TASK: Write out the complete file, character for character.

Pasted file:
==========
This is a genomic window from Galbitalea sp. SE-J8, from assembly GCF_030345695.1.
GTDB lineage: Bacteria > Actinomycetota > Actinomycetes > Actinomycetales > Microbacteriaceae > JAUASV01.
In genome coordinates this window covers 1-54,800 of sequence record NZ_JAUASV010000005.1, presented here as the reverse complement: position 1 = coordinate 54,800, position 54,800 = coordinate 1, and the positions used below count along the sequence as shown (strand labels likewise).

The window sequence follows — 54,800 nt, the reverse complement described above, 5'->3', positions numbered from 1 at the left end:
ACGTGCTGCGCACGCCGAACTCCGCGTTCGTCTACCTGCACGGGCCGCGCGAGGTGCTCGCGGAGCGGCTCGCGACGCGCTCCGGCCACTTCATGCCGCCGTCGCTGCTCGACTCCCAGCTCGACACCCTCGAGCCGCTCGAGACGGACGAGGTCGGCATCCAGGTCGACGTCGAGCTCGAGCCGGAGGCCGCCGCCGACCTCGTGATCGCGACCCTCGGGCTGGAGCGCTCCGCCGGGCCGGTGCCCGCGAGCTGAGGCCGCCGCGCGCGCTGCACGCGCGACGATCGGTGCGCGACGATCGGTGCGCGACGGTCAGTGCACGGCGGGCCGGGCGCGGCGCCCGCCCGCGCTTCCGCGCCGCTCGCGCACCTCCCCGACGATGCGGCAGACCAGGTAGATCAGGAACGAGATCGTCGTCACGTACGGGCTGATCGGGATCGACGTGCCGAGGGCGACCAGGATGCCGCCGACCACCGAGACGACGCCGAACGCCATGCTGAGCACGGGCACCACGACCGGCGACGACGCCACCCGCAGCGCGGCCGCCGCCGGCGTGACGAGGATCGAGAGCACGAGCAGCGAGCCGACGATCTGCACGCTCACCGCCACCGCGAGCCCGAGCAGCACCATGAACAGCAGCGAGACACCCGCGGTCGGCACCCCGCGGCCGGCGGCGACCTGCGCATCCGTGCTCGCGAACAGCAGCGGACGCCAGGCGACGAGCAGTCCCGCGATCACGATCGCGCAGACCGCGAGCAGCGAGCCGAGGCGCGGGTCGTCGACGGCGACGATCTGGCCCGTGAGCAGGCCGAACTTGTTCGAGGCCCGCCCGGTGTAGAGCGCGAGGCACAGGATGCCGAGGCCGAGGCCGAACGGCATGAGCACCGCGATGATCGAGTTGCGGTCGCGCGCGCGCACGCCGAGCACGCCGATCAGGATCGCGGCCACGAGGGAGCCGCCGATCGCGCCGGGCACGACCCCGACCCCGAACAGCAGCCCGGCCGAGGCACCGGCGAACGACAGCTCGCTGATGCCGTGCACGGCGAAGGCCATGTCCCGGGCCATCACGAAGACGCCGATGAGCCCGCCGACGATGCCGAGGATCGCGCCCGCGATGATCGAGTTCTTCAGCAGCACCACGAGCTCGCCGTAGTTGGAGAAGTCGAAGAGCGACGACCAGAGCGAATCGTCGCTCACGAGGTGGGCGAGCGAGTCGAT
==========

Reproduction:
This is a genomic window from Galbitalea sp. SE-J8, from assembly GCF_030345695.1.
GTDB lineage: Bacteria > Actinomycetota > Actinomycetes > Actinomycetales > Microbacteriaceae > JAUASV01.
In genome coordinates this window covers 1-54,800 of sequence record NZ_JAUASV010000005.1, presented here as the reverse complement: position 1 = coordinate 54,800, position 54,800 = coordinate 1, and the positions used below count along the sequence as shown (strand labels likewise).

The window sequence follows — 54,800 nt, the reverse complement described above, 5'->3', positions numbered from 1 at the left end:
ACGTGCTGCGCACGCCGAACTCCGCGTTCGTCTACCTGCACGGGCCGCGCGAGGTGCTCGCGGAGCGGCTCGCGACGCGCTCCGGCCACTTCATGCCGCCGTCGCTGCTCGACTCCCAGCTCGACACCCTCGAGCCGCTCGAGACGGACGAGGTCGGCATCCAGGTCGACGTCGAGCTCGAGCCGGAGGCCGCCGCCGACCTCGTGATCGCGACCCTCGGGCTGGAGCGCTCCGCCGGGCCGGTGCCCGCGAGCTGAGGCCGCCGCGCGCGCTGCACGCGCGACGATCGGTGCGCGACGATCGGTGCGCGACGGTCAGTGCACGGCGGGCCGGGCGCGGCGCCCGCCCGCGCTTCCGCGCCGCTCGCGCACCTCCCCGACGATGCGGCAGACCAGGTAGATCAGGAACGAGATCGTCGTCACGTACGGGCTGATCGGGATCGACGTGCCGAGGGCGACCAGGATGCCGCCGACCACCGAGACGACGCCGAACGCCATGCTGAGCACGGGCACCACGACCGGCGACGACGCCACCCGCAGCGCGGCCGCCGCCGGCGTGACGAGGATCGAGAGCACGAGCAGCGAGCCGACGATCTGCACGCTCACCGCCACCGCGAGCCCGAGCAGCACCATGAACAGCAGCGAGACACCCGCGGTCGGCACCCCGCGGCCGGCGGCGACCTGCGCATCCGTGCTCGCGAACAGCAGCGGACGCCAGGCGACGAGCAGTCCCGCGATCACGATCGCGCAGACCGCGAGCAGCGAGCCGAGGCGCGGGTCGTCGACGGCGACGATCTGGCCCGTGAGCAGGCCGAACTTGTTCGAGGCCCGCCCGGTGTAGAGCGCGAGGCACAGGATGCCGAGGCCGAGGCCGAACGGCATGAGCACCGCGATGATCGAGTTGCGGTCGCGCGCGCGCACGCCGAGCACGCCGATCAGGATCGCGGCCACGAGGGAGCCGCCGATCGCGCCGGGCACGACCCCGACCCCGAACAGCAGCCCGGCCGAGGCACCGGCGAACGACAGCTCGCTGATGCCGTGCACGGCGAAGGCCATGTCCCGGGCCATCACGAAGACGCCGATGAGCCCGCCGACGATGCCGAGGATCGCGCCCGCGATGATCGAGTTCTTCAGCAGCACCACGAGCTCGCCGTAGTTGGAGAAGTCGAAGAGCGACGACCAGAGCGAATCGTCGCTCACGAGGTGGGCGAGCGAGTCGAT